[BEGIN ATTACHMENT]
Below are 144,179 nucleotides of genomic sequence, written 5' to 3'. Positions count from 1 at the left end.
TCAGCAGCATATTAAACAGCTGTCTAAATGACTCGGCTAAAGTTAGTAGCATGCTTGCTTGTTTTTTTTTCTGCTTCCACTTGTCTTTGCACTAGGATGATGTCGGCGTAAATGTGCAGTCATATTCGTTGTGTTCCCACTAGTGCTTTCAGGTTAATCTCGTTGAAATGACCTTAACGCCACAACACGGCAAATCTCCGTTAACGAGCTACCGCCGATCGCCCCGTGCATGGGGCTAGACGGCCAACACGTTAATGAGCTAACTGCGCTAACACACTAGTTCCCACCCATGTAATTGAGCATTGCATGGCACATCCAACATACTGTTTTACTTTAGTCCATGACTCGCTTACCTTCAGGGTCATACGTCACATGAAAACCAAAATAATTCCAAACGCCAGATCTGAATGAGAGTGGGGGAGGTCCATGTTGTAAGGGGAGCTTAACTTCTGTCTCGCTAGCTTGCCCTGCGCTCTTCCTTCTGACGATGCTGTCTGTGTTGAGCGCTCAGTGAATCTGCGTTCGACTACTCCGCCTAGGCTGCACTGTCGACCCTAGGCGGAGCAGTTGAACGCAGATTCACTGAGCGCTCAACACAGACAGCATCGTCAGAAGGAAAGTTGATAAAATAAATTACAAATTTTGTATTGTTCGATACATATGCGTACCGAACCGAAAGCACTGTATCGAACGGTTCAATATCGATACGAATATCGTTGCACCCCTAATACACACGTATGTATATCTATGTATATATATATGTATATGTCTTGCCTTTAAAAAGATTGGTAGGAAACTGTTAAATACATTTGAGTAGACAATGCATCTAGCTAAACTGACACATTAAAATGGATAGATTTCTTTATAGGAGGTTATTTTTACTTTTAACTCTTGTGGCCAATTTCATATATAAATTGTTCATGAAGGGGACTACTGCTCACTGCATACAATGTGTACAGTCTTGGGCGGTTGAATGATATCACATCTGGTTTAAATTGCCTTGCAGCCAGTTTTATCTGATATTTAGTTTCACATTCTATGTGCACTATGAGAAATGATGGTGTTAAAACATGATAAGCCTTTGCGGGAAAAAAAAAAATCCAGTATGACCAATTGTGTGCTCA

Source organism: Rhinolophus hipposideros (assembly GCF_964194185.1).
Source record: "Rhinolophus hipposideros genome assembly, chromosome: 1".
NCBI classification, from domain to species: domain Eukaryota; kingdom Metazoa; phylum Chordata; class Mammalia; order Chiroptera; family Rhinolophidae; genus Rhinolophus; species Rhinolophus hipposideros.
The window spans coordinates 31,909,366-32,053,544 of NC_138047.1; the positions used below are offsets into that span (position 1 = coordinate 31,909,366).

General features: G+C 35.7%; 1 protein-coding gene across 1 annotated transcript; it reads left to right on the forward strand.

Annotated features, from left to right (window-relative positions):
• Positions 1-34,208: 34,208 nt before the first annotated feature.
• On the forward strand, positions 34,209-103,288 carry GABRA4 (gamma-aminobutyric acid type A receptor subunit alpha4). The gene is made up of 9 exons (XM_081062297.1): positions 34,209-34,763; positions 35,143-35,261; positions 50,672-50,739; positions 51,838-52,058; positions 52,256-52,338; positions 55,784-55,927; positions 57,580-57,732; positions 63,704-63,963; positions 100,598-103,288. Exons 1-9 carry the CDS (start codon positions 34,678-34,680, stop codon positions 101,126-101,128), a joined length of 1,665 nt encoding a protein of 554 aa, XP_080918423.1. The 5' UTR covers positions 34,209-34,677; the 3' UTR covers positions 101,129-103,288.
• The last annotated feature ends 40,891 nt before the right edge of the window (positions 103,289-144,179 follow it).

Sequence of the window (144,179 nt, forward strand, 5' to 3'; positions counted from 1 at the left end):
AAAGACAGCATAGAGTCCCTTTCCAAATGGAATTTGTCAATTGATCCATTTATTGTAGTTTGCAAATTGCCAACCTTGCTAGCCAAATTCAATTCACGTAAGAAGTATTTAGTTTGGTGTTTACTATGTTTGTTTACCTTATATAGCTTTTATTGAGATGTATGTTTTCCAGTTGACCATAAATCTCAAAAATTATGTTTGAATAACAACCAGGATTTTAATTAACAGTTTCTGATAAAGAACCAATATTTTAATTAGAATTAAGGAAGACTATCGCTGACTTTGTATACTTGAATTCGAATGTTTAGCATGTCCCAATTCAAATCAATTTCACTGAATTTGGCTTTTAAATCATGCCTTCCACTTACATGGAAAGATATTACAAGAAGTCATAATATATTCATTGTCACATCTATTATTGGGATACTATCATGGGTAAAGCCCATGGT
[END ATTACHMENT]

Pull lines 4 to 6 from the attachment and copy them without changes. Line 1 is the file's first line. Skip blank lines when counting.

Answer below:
Source record: "Rhinolophus hipposideros genome assembly, chromosome: 1".
NCBI classification, from domain to species: domain Eukaryota; kingdom Metazoa; phylum Chordata; class Mammalia; order Chiroptera; family Rhinolophidae; genus Rhinolophus; species Rhinolophus hipposideros.
The window spans coordinates 31,909,366-32,053,544 of NC_138047.1; the positions used below are offsets into that span (position 1 = coordinate 31,909,366).